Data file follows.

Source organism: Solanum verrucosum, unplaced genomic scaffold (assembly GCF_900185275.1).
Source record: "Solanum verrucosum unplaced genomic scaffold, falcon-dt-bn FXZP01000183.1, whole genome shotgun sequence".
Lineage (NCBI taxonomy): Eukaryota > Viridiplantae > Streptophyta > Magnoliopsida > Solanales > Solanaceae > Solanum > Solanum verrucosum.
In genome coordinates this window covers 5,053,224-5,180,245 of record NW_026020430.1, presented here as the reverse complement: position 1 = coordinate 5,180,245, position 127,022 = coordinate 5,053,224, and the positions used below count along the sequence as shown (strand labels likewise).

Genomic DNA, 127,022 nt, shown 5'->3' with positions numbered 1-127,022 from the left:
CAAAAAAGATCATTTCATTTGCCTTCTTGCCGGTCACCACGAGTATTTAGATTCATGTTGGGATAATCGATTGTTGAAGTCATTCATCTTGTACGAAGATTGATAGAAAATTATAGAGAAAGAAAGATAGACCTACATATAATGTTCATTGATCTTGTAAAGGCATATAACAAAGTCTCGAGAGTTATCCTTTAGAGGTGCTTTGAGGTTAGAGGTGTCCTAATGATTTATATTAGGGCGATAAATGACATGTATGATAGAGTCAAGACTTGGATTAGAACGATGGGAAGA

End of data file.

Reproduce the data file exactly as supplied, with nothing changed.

Source organism: Solanum verrucosum, unplaced genomic scaffold (assembly GCF_900185275.1).
Source record: "Solanum verrucosum unplaced genomic scaffold, falcon-dt-bn FXZP01000183.1, whole genome shotgun sequence".
Lineage (NCBI taxonomy): Eukaryota > Viridiplantae > Streptophyta > Magnoliopsida > Solanales > Solanaceae > Solanum > Solanum verrucosum.
In genome coordinates this window covers 5,053,224-5,180,245 of record NW_026020430.1, presented here as the reverse complement: position 1 = coordinate 5,180,245, position 127,022 = coordinate 5,053,224, and the positions used below count along the sequence as shown (strand labels likewise).

Genomic DNA, 127,022 nt, shown 5'->3' with positions numbered 1-127,022 from the left:
CAAAAAAGATCATTTCATTTGCCTTCTTGCCGGTCACCACGAGTATTTAGATTCATGTTGGGATAATCGATTGTTGAAGTCATTCATCTTGTACGAAGATTGATAGAAAATTATAGAGAAAGAAAGATAGACCTACATATAATGTTCATTGATCTTGTAAAGGCATATAACAAAGTCTCGAGAGTTATCCTTTAGAGGTGCTTTGAGGTTAGAGGTGTCCTAATGATTTATATTAGGGCGATAAATGACATGTATGATAGAGTCAAGACTTGGATTAGAACGATGGGAAGA